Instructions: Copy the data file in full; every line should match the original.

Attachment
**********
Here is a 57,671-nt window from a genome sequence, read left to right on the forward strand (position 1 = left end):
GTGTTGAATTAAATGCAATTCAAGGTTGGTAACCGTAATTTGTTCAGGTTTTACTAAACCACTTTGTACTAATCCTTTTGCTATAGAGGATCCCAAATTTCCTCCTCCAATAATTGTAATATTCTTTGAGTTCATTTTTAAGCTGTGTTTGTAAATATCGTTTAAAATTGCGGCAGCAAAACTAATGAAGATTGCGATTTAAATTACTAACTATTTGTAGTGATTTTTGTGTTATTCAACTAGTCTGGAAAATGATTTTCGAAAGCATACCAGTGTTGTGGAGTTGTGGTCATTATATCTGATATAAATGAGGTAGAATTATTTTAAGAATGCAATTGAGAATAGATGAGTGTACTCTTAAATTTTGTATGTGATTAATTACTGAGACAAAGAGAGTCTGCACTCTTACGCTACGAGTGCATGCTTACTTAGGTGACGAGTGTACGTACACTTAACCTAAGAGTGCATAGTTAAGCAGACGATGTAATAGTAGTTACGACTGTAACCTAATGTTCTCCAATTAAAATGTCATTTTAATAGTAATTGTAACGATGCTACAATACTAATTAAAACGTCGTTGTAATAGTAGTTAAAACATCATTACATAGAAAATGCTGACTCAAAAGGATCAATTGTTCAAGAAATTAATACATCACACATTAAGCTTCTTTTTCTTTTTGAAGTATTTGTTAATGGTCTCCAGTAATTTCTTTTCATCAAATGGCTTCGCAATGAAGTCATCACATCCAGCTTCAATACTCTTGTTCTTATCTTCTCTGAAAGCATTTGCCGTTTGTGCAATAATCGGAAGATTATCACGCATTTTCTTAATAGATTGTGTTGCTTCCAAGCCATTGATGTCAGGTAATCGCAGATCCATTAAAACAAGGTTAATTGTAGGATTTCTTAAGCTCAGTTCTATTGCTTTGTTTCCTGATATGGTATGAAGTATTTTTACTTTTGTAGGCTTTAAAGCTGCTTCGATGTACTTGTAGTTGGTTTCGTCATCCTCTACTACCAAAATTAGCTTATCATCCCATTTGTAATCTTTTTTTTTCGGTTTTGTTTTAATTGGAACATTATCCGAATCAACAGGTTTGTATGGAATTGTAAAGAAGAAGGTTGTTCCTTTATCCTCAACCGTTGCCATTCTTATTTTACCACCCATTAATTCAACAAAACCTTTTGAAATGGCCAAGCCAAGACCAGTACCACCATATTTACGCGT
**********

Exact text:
Here is a 57,671-nt window from a genome sequence, read left to right on the forward strand (position 1 = left end):
GTGTTGAATTAAATGCAATTCAAGGTTGGTAACCGTAATTTGTTCAGGTTTTACTAAACCACTTTGTACTAATCCTTTTGCTATAGAGGATCCCAAATTTCCTCCTCCAATAATTGTAATATTCTTTGAGTTCATTTTTAAGCTGTGTTTGTAAATATCGTTTAAAATTGCGGCAGCAAAACTAATGAAGATTGCGATTTAAATTACTAACTATTTGTAGTGATTTTTGTGTTATTCAACTAGTCTGGAAAATGATTTTCGAAAGCATACCAGTGTTGTGGAGTTGTGGTCATTATATCTGATATAAATGAGGTAGAATTATTTTAAGAATGCAATTGAGAATAGATGAGTGTACTCTTAAATTTTGTATGTGATTAATTACTGAGACAAAGAGAGTCTGCACTCTTACGCTACGAGTGCATGCTTACTTAGGTGACGAGTGTACGTACACTTAACCTAAGAGTGCATAGTTAAGCAGACGATGTAATAGTAGTTACGACTGTAACCTAATGTTCTCCAATTAAAATGTCATTTTAATAGTAATTGTAACGATGCTACAATACTAATTAAAACGTCGTTGTAATAGTAGTTAAAACATCATTACATAGAAAATGCTGACTCAAAAGGATCAATTGTTCAAGAAATTAATACATCACACATTAAGCTTCTTTTTCTTTTTGAAGTATTTGTTAATGGTCTCCAGTAATTTCTTTTCATCAAATGGCTTCGCAATGAAGTCATCACATCCAGCTTCAATACTCTTGTTCTTATCTTCTCTGAAAGCATTTGCCGTTTGTGCAATAATCGGAAGATTATCACGCATTTTCTTAATAGATTGTGTTGCTTCCAAGCCATTGATGTCAGGTAATCGCAGATCCATTAAAACAAGGTTAATTGTAGGATTTCTTAAGCTCAGTTCTATTGCTTTGTTTCCTGATATGGTATGAAGTATTTTTACTTTTGTAGGCTTTAAAGCTGCTTCGATGTACTTGTAGTTGGTTTCGTCATCCTCTACTACCAAAATTAGCTTATCATCCCATTTGTAATCTTTTTTTTTCGGTTTTGTTTTAATTGGAACATTATCCGAATCAACAGGTTTGTATGGAATTGTAAAGAAGAAGGTTGTTCCTTTATCCTCAACCGTTGCCATTCTTATTTTACCACCCATTAATTCAACAAAACCTTTTGAAATGGCCAAGCCAAGACCAGTACCACCATATTTACGCGT